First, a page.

A key question US policymakers are asking

Should they follow the EU and put in a travel ban to South Africa?

Is there any benefit of travel bans? Yes here is

Is there any cost of travel bans? Yes there is

So lets talk about what we know

Thread (1 of 4)
First, most of the evidence suggests that travel bans

If put in early, can slow spread of the new variant into a country by a week or two

Not keep it out -- but slow it

Why not keep it out? Because the variant is already in Asia (HK), Europe (Belgium) and other parts of Africa
And it is entirely possible its already here in the US

So travel bans help a little....and buys us a week or two

So what's the cost?

South Africa has done an extraordinary job identifying, sequencing and transparently sharing data on the variant

If we impose a travel ban...
The signal to the next country is

If you identify a variant and share it with the global community

You will be punished with a travel ban

I am not pro or anti travel bans

They can be useful in instances

But we should know that its weak tool for fighting a global pandemic

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More from @ashishkjha

26 Nov
Every few months, we hear about anew variant

Most turn out to not be much

Well, unfortunately, there's a new variant B.1.1.529 that is concerning

What do we know so far? A few things but not a lot

Reminder: when it comes to variants, we focus on three things

Short thread
What are those three to pay attention to?

Is it more transmissible than current strain (Delta)?

Does it cause more severe disease?

And does have it more immune escape (will it render prior infections or vaccines less effective)?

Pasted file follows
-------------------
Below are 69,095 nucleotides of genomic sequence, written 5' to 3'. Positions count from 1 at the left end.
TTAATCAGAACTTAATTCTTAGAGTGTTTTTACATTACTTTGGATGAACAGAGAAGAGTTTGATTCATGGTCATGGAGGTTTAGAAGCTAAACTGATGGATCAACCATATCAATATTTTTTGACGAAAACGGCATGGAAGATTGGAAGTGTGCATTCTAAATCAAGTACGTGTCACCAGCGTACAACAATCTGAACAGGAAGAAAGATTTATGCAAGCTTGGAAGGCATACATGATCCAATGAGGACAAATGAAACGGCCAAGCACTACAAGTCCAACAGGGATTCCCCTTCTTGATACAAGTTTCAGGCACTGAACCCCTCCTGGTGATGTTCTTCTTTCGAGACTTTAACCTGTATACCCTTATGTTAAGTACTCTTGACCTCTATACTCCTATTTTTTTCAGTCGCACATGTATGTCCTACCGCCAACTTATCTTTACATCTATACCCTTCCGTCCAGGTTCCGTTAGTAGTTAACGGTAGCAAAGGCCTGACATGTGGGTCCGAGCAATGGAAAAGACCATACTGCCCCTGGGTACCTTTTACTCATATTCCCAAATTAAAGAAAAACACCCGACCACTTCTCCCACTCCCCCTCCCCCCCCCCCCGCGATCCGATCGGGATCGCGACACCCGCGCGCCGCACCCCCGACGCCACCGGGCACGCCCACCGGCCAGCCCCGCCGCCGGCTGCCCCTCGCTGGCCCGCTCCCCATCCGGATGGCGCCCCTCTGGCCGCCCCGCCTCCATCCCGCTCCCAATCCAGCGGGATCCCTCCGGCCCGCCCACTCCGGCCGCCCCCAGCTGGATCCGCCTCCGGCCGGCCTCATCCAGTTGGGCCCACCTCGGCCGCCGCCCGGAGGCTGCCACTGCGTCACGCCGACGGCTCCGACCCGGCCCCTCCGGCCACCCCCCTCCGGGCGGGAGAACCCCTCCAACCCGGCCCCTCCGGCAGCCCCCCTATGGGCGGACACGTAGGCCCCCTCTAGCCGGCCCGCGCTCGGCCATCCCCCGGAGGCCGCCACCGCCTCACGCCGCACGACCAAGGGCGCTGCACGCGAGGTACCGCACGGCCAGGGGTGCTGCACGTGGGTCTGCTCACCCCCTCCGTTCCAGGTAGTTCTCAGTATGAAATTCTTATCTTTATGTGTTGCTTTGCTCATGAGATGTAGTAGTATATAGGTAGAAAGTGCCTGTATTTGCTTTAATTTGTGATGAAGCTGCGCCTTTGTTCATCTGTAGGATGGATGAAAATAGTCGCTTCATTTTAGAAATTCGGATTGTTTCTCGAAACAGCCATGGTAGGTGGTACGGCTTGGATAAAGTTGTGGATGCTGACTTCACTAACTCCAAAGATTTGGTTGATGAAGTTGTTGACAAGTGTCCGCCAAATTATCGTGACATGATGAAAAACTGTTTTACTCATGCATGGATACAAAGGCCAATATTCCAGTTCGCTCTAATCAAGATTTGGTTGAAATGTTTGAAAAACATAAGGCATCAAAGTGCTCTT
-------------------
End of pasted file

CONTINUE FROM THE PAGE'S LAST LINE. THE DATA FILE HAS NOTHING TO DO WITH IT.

So lets talk quickly about what we know

On transmissibility, data look worrisome

It has taken off quickly in South Africa

This graphs look concerning

But with case numbers in SA low right now, rapid takeover could be driven in part by other factors

So yes, am worried about transmissibility. But not sure

Read 7 tweets
7 Nov
Quick update on state of pandemic in the US

National picture has turned mixed

Bad news: rapid declines in cases has plateaued

Over past 2 weeks, new infections flat at about 75K per day

The good news?

Early in November, we're flat

Could be much worse. Could be 2020

If we compare same two months to last year, we see a very different picture

Last year at this time, infection numbers were taking off!

Doubling every 3 weeks

We were on a steep acceleration

This year, we have the FAR more contagious Delta

Schools are open

And we're flat!
You all know why

Nearly 60% of Americans now fully vaccinated

So as the air gets cold and dry

The virus, spreading more efficiently, keeps running into walls of vaccinated people

And can't accelerate

If you look at the state picture, this becomes clearer
Read 7 tweets
31 Oct
As a dad, I've thought a lot about the vaccines that will get authorized this week

And tried to think through the risk and benefits for my 9-year-old son

Based on data

I wrote out my thinking in a piece in @TIME